Yearbook 2018

Photo:Ashwell 1100 Logo

Ashwell 1100 Logo

Photo:Street Party 2017

Street Party 2017

Born in Ashwell

Photo:Street Party 2017

Street Party 2017

Ashwell Yearbook Museum Report 2018

By Peter Greener

Ashwell Village Museum for the Ashwell Yearbook 2018


Ashwell Village Museum was founded in 1930 based on the collection of some schoolboys and is run by volunteers under the control of a board of trustees. Since opening it has continued accruing almost anything that tells the story of Ashwell and its immediate neighbourhood. We have over 15,000 objects, pictures, films, sound recordings and archives all of which need keeping, conserving and cataloguing so we can provide a useful service for Ashwellians and the wide world.


We have several teams of volunteers who keep the museum running and all deserve lots of thanks.  The ‘Friends Association’ organise the opening, front of house facilities and fund-raising events. The ‘Mrs Mops’ clean regularly.  On Monday evenings and Tuesday afternoons we work on regular curatorial chores and encourage research into the many byways of our past. Others come into to work at quiet times or research at home and we also have some students working for their Duke of Edinburgh award who keep us up to the mark on social media.


Please check out our Facebook page and our own website for lots of information and discussion about the people, buildings and events that have shaped the history of Ashwell. Of particular interest for 2018, thanks to the diligent work of a dedicated researcher, is the large amount of information on those who served in WWI.


Many items, that fulfil our accession criteria, are still being generously donated to the museum. This year one of our most poignant has been a collection of silk embroidered post cards that were sent by Alf Goodchild, while he was serving in France during WW1, to his wife and daughter back home in the village. Other interesting and varied additions have been a fine painting of the church by Peter Gilman, a cushion cover by Percy Sheldrick embroidered for the Coronation in 1953 with symbols of the Commonwealth nations, an Ashwell Cricket club cap from the 1990’s, and record books from the British Legion. We were also pleased to accept the coin made to commemorate ‘Ashwell 1100’ made in silver by Keith Gordon and designed by Cathy Felstead.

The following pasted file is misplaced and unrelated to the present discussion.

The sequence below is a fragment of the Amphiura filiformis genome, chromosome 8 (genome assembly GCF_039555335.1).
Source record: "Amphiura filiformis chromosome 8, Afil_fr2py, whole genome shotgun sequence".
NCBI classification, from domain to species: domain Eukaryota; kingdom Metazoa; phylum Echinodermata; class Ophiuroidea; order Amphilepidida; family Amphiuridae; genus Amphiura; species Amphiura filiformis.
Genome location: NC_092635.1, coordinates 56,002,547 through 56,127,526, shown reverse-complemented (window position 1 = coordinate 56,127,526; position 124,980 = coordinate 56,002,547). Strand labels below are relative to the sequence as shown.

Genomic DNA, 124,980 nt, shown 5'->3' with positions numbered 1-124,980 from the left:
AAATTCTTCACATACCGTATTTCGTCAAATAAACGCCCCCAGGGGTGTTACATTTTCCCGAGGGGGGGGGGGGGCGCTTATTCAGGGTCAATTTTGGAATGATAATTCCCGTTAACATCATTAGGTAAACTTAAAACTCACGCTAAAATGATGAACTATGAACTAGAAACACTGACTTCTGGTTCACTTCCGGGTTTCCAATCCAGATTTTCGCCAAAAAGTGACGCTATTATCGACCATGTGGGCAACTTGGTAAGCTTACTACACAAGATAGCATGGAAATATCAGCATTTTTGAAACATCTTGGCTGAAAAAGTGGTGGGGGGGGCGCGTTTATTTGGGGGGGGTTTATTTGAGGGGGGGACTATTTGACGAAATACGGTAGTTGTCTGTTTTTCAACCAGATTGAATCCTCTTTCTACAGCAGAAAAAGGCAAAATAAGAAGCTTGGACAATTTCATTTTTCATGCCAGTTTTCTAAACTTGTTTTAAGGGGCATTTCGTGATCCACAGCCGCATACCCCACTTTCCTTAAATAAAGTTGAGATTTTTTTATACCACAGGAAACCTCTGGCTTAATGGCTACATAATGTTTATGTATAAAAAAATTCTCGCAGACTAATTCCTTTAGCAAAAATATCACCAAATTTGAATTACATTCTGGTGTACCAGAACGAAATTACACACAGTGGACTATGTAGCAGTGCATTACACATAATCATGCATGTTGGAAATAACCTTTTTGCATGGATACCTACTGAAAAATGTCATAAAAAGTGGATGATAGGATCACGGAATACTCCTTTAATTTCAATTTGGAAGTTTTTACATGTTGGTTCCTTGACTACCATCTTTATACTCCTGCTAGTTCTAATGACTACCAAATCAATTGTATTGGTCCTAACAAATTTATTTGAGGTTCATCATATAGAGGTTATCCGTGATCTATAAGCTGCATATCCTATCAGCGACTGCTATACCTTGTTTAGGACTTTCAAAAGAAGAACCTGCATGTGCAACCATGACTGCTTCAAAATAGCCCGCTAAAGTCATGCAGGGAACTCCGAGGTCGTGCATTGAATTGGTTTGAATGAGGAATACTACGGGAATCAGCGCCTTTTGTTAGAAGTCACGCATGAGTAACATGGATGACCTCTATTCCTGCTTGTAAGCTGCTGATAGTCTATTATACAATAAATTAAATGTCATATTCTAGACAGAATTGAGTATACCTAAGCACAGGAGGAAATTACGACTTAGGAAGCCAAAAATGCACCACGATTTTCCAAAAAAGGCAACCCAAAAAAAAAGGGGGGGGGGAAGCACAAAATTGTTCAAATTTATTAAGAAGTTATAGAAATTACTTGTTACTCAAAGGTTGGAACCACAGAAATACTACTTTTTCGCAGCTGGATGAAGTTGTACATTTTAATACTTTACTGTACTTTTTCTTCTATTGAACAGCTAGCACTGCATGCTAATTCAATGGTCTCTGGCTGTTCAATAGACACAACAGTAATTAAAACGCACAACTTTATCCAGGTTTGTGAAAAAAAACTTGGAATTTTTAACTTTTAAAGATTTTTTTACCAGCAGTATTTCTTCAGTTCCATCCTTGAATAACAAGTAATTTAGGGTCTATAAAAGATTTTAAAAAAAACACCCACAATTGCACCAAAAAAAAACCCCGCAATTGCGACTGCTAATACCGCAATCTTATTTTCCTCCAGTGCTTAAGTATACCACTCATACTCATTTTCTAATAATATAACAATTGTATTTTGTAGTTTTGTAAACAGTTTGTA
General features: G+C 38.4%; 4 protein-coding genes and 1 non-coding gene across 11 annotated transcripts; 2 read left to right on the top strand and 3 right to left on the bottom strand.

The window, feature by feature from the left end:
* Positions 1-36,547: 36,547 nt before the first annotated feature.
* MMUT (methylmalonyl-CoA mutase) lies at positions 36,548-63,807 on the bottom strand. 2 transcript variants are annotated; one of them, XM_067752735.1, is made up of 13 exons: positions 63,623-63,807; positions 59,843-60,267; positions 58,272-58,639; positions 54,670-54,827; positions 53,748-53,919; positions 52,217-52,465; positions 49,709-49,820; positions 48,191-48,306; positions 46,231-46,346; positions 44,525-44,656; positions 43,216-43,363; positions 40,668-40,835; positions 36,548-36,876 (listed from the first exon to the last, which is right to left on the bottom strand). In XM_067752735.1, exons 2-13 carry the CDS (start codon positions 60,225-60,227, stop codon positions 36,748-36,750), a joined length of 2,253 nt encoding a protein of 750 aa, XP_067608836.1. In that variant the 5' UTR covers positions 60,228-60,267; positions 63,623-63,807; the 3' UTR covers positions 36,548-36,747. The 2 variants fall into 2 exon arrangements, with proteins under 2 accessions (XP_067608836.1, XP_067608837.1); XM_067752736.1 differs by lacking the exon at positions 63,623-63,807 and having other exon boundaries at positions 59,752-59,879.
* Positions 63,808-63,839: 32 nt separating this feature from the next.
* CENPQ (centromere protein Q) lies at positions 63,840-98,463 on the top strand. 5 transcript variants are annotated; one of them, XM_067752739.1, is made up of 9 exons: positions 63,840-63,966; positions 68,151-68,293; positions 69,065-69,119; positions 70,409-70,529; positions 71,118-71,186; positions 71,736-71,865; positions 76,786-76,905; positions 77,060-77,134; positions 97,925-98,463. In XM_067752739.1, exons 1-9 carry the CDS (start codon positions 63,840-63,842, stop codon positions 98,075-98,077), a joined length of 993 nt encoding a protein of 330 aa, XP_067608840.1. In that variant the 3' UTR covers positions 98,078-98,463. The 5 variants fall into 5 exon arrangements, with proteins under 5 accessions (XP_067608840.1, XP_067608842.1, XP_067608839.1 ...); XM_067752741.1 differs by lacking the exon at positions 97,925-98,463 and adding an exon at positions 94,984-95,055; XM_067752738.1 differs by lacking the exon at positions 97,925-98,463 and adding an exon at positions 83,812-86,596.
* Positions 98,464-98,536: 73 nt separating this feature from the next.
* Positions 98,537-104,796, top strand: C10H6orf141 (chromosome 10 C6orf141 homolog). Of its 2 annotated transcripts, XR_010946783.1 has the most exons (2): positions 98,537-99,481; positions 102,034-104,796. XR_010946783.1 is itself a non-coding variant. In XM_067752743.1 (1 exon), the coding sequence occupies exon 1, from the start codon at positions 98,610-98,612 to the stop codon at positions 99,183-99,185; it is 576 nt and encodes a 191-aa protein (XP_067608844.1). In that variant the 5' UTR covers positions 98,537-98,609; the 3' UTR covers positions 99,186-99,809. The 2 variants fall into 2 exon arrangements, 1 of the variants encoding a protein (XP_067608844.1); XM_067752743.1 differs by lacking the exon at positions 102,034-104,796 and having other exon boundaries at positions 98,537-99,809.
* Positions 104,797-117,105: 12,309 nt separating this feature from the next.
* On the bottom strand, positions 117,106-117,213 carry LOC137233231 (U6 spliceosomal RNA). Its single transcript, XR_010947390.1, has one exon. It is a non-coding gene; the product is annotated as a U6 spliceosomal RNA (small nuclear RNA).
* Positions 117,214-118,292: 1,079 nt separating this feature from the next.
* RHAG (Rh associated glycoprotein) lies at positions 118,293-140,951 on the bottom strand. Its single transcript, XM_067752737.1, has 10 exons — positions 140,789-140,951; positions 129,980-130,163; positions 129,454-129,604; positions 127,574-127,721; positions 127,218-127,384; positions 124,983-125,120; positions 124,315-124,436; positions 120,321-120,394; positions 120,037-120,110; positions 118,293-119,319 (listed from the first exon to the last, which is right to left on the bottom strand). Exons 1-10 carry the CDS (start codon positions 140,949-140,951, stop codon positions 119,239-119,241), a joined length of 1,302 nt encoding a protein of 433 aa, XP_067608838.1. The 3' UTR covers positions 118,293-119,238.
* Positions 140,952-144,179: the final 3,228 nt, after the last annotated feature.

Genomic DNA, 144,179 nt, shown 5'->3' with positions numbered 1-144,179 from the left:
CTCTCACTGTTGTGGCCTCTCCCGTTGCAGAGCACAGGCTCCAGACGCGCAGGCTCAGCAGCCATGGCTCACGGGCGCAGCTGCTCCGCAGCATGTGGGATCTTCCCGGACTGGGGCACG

Another way we joined in these celebrations was by opening free for three days of the national Heritage Open Days festival attracting many new visitors. For Archaeology week we wondered what was the village (or town) like when it was founded so we held an Anglo-Saxon activity afternoon which was greatly enhanced by the model of tenth century Ashwell made at the school by year 5 for the 1100 celebrations.  For the Ashwell Live Advent Calendar our theme was ‘A Marie (Whitby) Christmas’ featuring some of her wonderful pottery crib sets.


This is all very well but in order to keep these events going and the collection in a suitable condition we need a building that will keep out the elements and stand for another 500 years or so. As you may have seen we are having problems with the timber framed structure which is both letting in water and rotting away. As a consequence the Trustees commissioned an intensive building survey and consulted Heritage England. The outcome of this is we have been put on the ‘At Risk’ register which means that although the museum will not fall down instantly if we don’t carry out repairs soon something serious might happen – and the costs will only increase with time.

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